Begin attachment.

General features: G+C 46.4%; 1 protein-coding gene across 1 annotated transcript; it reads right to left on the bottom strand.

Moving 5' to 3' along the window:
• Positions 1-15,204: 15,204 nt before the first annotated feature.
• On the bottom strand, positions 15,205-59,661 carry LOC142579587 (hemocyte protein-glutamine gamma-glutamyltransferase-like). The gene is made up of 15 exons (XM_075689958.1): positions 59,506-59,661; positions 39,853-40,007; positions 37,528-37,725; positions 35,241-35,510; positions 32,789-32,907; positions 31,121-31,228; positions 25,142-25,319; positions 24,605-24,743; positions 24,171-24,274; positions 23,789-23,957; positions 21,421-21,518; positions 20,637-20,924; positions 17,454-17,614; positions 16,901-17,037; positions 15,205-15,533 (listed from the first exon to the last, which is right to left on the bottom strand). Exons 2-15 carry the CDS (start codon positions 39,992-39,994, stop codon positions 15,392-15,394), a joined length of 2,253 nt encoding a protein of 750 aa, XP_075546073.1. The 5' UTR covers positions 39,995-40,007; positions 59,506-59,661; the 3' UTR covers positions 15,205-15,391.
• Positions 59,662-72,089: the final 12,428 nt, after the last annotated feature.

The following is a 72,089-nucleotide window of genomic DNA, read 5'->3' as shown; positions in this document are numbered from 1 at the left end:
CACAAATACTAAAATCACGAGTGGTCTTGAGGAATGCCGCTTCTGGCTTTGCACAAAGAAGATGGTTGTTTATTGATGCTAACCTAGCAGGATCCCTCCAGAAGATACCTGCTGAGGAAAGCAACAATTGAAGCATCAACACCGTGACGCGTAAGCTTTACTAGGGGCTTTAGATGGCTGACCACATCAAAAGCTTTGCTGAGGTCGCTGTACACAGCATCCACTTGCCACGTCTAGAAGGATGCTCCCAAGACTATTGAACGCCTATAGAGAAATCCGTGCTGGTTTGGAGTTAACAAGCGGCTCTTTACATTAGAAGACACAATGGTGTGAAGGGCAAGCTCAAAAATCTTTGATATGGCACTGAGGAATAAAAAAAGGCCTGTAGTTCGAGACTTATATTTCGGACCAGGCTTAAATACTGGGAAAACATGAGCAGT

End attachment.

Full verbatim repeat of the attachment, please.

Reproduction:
General features: G+C 46.4%; 1 protein-coding gene across 1 annotated transcript; it reads right to left on the bottom strand.

Moving 5' to 3' along the window:
• Positions 1-15,204: 15,204 nt before the first annotated feature.
• On the bottom strand, positions 15,205-59,661 carry LOC142579587 (hemocyte protein-glutamine gamma-glutamyltransferase-like). The gene is made up of 15 exons (XM_075689958.1): positions 59,506-59,661; positions 39,853-40,007; positions 37,528-37,725; positions 35,241-35,510; positions 32,789-32,907; positions 31,121-31,228; positions 25,142-25,319; positions 24,605-24,743; positions 24,171-24,274; positions 23,789-23,957; positions 21,421-21,518; positions 20,637-20,924; positions 17,454-17,614; positions 16,901-17,037; positions 15,205-15,533 (listed from the first exon to the last, which is right to left on the bottom strand). Exons 2-15 carry the CDS (start codon positions 39,992-39,994, stop codon positions 15,392-15,394), a joined length of 2,253 nt encoding a protein of 750 aa, XP_075546073.1. The 5' UTR covers positions 39,995-40,007; positions 59,506-59,661; the 3' UTR covers positions 15,205-15,391.
• Positions 59,662-72,089: the final 12,428 nt, after the last annotated feature.

The following is a 72,089-nucleotide window of genomic DNA, read 5'->3' as shown; positions in this document are numbered from 1 at the left end:
CACAAATACTAAAATCACGAGTGGTCTTGAGGAATGCCGCTTCTGGCTTTGCACAAAGAAGATGGTTGTTTATTGATGCTAACCTAGCAGGATCCCTCCAGAAGATACCTGCTGAGGAAAGCAACAATTGAAGCATCAACACCGTGACGCGTAAGCTTTACTAGGGGCTTTAGATGGCTGACCACATCAAAAGCTTTGCTGAGGTCGCTGTACACAGCATCCACTTGCCACGTCTAGAAGGATGCTCCCAAGACTATTGAACGCCTATAGAGAAATCCGTGCTGGTTTGGAGTTAACAAGCGGCTCTTTACATTAGAAGACACAATGGTGTGAAGGGCAAGCTCAAAAATCTTTGATATGGCACTGAGGAATAAAAAAAGGCCTGTAGTTCGAGACTTATATTTCGGACCAGGCTTAAATACTGGGAAAACATGAGCAGT